Super-cold weather and punishing storms have been tough on the airline industry and travelers, causing tens of thousands of canceled and delayed flights since Monday. One estimate puts the total cost of extra expenses for companies and consumers at $1.4 billion.
When the weather gets bad and flights can be affected in your region, aviation experts say, you should know your rights before going to the airport. "Many airlines, especially the legacy carriers, have a ticketing agreement with other carriers," says airline regulations consultant Terry Trippler, who runs theplanerules.com. An example of how these link-ups work is Delta, which "has a ticketing agreement with American, Alaska, US Airways." That policy, Trippler says, could help you leave on another flight more quickly if yours is canceled. "It's not a code-share it's a ticketing agreement," he adds. First, go to airline you are scheduled to fly on and ask about making a change.
A month after announcing a merger with US Airways, American Airlines announced the first of many changes. Members of American's AAdvantage and US Airways' Dividend Miles programs can now earn and redeem miles while traveling on either airline. Both carriers will start a code-sharing agreement in the next few months, allowing customers to buy tickets through either company.
What will the Fed say about the economy? Is the job market getting stronger? Two questions for Wall Street today. The stock market broke out of its start-of-year funk Tuesday as the Standard and Poor's 500 index had its first up day of 2014. The index rose 11 points to break a three-day losing streak. Futures fell slightly this morning. Twitter dropped more than 7 percent Tuesday after a 4 percent tumble Monday. Its shares continue to sell off after a downgrade by a Morgan Stanley analyst.
The Federal Reserve today releases a summary of its December meeting when policymakers decided to cut the size of the bond purchase stimulus. The program was reduced to $75 billion from $85 billion a month. The Fed also said it will not hike short-term interest rates until "well past the time" when the U.S. unemployment rate falls below 6.5 percent. The payroll firm ADP is publishing new numbers on last month's job creation by private employers.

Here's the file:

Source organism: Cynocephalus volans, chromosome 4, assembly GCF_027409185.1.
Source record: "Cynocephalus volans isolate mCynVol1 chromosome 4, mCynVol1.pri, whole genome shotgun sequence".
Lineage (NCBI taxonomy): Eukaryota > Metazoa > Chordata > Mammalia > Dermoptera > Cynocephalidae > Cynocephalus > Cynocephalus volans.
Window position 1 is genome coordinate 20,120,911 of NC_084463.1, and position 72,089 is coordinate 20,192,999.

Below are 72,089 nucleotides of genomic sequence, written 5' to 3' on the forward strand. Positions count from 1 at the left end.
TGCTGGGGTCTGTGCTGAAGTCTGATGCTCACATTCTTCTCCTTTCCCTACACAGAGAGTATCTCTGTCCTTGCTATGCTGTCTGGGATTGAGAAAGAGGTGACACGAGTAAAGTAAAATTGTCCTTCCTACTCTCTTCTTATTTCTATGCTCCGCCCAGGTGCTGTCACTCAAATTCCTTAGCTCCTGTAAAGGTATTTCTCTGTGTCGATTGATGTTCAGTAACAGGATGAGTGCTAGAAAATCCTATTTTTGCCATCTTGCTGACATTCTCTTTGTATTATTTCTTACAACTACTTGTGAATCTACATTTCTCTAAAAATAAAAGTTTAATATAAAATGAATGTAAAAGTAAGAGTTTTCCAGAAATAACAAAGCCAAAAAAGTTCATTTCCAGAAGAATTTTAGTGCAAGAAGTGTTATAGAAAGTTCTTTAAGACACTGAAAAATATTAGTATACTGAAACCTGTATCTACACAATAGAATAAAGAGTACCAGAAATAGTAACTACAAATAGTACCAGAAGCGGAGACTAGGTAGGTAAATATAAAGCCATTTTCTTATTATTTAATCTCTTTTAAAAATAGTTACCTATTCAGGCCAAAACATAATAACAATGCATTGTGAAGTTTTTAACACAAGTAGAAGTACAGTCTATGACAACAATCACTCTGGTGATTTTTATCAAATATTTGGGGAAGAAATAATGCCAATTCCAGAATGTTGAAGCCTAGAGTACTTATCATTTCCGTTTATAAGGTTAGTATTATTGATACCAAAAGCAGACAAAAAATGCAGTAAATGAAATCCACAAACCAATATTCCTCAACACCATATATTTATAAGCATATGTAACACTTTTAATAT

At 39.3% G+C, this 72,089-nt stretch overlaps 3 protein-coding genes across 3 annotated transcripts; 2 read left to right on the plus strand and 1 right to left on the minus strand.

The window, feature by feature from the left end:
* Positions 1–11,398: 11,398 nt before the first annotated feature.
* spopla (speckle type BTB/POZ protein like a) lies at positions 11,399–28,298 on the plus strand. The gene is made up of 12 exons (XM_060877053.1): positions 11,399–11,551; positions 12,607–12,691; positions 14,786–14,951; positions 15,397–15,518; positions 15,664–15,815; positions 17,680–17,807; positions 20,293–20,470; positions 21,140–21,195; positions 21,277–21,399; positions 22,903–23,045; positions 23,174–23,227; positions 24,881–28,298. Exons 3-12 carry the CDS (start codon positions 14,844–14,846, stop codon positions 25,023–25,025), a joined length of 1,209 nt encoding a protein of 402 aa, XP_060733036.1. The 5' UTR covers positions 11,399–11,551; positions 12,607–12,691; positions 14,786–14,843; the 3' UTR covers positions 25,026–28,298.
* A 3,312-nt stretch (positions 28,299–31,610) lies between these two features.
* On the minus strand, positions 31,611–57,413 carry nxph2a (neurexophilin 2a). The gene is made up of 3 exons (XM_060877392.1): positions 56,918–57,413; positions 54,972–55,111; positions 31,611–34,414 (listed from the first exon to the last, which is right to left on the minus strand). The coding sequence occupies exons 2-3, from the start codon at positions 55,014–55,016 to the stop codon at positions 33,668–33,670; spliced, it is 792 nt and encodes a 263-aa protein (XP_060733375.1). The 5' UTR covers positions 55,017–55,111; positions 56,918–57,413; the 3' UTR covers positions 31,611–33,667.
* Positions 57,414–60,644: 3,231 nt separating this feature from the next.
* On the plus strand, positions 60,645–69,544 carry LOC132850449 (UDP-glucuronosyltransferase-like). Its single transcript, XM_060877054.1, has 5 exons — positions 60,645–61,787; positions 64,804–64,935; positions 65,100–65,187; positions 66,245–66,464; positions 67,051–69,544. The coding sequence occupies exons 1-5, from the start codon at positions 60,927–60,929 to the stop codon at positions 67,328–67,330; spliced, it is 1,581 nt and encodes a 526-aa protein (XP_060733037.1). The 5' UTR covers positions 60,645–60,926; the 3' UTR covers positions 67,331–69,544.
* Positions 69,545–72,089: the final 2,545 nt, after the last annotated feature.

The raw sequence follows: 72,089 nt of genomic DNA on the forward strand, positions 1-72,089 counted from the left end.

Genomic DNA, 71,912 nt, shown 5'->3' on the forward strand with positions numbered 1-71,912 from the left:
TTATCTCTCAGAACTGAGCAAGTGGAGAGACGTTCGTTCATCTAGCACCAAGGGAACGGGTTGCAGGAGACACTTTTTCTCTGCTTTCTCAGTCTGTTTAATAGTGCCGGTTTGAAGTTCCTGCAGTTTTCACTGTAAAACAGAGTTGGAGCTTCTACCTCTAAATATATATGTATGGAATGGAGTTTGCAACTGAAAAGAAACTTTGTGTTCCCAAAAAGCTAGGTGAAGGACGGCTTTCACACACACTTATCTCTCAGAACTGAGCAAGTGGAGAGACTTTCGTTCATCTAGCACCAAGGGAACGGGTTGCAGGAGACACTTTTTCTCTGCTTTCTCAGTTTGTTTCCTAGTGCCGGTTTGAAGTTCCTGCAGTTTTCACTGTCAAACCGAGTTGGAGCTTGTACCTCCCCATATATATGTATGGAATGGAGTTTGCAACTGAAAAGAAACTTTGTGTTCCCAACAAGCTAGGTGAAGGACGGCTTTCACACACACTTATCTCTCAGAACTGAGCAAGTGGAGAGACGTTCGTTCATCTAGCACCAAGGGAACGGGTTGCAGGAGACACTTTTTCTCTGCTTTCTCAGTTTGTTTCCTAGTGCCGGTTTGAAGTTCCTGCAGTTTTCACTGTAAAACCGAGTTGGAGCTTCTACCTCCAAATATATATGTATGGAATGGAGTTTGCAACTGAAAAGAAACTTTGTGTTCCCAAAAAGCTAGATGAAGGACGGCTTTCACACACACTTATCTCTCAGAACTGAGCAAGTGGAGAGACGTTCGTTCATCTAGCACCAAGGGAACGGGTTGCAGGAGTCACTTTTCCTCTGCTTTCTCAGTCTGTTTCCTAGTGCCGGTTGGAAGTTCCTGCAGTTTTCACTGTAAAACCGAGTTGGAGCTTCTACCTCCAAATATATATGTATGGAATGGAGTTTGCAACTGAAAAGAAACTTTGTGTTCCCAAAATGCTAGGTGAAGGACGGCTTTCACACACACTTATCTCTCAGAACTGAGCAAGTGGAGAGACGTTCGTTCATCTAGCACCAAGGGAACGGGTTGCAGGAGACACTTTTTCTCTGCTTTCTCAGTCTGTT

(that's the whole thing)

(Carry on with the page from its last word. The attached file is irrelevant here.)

Unemployment in Europe remains very high but at least it's not getting any worse. The official E.U. jobless rate is 12.1 percent for the eighth month in a row. Germany's rate is much lower, while more than 1 in 4 people are out of work in Greece and Spain. Germany's trade surplus widened to a near record in November. Official figures out today could potentially fuel critics' concerns that the country is not spending enough to help its struggling partners in the eurozone.
Ford CEO Alan Mulally says he will not leave the automaker for Microsoft and will stay at Ford at least through this year. Mullaly has been widely credited with putting Ford in a much stronger position since the car industry's deep slump.
The Internal Revenue Service says it's seeing a big jump in thieves stealing Social Security numbers to claim tax refunds fraudulently. The IRS launched nearly 1,500 criminal investigations into identity theft last year, a 66 percent increase from the year before.
Richard Davies Business Correspondent ABC News Radio abcnews.com Twitter: daviesnow